Children's Book Reviews

Sunday, September 15, 2013

Our Own Personal Hero(ine)s Journey

Sometimes in life it seems as if I am walking into the unknown, not literally, but into a different phase of my life. It is freaky as the wild creatures of doubt, fear, psychic blisters, and "when will we get there?" growl and roar from every corner of the day. That's one of the many reasons I loved reading Nancy Means Wright's latest book for teens, especially for teen girls in that wrothful time between childhood to adult. I also love Nancy's writing. I've never been to Vermont, but I can see, smell, and feel it in her writing. It must be a lovely place. I hope your literal and life journeys are going smoothly as our summer flows to a close.

The review:

Walking into the Wild is a coming of age tale, yet it is much more. Who would let a 13 year old gangly girl walk nearly 200 miles in a wilderness full of catamounts, dangerous enemies, bears, snakes, wild rivers, horrid weather, and unknown woods and mountains with only her 15 year old sister, younger brother, and a spindly cow named Glory for company? This is just what happens when Deborah Foot sets out from her aunt’s house in Connecticut to the Republic of Vermont in 1782 in search of their abandoned homestead and lost father who could be dead after being arrested by Redcoats. Rachel, Deborah’s older sister, is also obsessed in finding her fiancé Nathan Dodge who may or may not be all that he seems. To add to her woes Deborah is awkward and clumsy except when working the land, and worse she carries a dark secret in her heart. Her ally Remember Jones, a cobbler and surveyor, helps to lighten her load as well as give her a new pair of shoes for her blistered feet.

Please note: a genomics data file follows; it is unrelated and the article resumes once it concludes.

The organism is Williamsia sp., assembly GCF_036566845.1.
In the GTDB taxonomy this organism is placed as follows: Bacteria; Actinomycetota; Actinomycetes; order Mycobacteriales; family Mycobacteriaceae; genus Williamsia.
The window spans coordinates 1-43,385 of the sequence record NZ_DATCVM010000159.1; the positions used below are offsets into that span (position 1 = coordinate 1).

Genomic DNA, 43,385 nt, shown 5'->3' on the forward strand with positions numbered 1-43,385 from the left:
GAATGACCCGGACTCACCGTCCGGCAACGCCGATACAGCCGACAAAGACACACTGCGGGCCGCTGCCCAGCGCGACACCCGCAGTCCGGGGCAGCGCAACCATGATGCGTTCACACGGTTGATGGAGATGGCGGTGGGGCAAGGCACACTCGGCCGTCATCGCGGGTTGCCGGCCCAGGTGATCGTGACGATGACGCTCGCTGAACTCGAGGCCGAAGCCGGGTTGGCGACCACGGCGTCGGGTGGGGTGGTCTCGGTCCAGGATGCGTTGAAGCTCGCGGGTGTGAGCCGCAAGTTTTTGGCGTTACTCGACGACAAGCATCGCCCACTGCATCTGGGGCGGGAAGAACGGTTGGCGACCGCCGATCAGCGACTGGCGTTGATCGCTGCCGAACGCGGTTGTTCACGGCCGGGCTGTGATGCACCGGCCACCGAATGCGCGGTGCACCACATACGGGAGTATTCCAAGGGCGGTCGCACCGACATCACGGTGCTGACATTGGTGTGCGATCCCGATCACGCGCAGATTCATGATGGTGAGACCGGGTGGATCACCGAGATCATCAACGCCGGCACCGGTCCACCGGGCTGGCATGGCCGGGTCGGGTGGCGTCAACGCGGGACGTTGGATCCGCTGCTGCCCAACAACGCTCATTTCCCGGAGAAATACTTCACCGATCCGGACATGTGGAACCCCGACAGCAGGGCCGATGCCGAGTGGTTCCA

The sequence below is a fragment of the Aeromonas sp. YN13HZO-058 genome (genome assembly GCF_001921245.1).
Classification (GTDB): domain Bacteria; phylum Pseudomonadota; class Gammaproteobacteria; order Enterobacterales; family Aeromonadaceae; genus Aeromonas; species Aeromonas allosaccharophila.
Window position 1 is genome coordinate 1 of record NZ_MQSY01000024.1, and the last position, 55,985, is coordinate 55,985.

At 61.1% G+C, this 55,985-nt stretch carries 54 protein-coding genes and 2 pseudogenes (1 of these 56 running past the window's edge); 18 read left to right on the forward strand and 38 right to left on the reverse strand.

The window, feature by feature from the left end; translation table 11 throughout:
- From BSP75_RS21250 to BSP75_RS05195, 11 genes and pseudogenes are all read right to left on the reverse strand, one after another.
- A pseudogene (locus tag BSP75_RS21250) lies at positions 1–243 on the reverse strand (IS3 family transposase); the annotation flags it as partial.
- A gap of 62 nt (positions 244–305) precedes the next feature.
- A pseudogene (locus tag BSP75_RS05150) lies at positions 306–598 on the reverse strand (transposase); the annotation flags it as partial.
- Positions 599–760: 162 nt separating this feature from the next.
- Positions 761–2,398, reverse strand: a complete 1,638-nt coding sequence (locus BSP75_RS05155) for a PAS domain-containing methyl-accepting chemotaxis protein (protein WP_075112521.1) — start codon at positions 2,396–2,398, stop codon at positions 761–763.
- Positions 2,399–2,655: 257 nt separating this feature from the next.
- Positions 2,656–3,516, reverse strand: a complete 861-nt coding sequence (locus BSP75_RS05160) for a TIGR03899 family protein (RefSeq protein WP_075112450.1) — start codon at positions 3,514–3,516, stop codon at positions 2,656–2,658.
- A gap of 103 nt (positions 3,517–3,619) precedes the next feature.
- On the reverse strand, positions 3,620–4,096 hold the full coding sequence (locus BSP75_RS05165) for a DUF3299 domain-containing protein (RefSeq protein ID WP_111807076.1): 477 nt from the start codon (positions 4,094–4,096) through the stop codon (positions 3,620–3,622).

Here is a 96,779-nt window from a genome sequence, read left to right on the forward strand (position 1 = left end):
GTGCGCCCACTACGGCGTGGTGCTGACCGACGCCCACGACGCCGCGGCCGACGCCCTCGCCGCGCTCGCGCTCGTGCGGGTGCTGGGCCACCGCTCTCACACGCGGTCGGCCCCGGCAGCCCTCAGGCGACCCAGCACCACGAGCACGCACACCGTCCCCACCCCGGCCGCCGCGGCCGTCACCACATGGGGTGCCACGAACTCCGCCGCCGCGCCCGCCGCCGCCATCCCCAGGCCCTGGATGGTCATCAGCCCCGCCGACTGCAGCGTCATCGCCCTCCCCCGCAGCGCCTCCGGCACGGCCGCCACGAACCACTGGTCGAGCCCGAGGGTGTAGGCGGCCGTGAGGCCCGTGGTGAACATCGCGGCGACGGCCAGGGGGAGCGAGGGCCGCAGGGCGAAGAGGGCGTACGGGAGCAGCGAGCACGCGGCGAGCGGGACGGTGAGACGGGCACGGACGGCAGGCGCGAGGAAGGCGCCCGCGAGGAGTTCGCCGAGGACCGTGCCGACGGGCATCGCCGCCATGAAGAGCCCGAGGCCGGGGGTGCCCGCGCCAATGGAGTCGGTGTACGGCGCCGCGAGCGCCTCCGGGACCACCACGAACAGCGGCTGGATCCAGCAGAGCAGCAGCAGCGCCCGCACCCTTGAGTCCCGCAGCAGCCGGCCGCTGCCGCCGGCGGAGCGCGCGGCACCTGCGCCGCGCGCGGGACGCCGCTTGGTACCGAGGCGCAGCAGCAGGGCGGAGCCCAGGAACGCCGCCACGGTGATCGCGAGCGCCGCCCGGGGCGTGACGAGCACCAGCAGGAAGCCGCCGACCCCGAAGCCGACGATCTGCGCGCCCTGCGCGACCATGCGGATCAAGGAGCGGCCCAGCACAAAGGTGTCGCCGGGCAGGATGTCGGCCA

Not enough good words of praise come to mind for Nancy Means Wright’s latest historical novel for young people. That it is a page-turner with an excellent plot and rounded characters is without question. The attention to details of life in the frontier of the newly formed United States and American Republic as well as the love of the hills and vales of Vermont, spring to existence on each page. This book is highly recommended on home, library, and classroom shelves for the availability of young readers who like heart in adventure.


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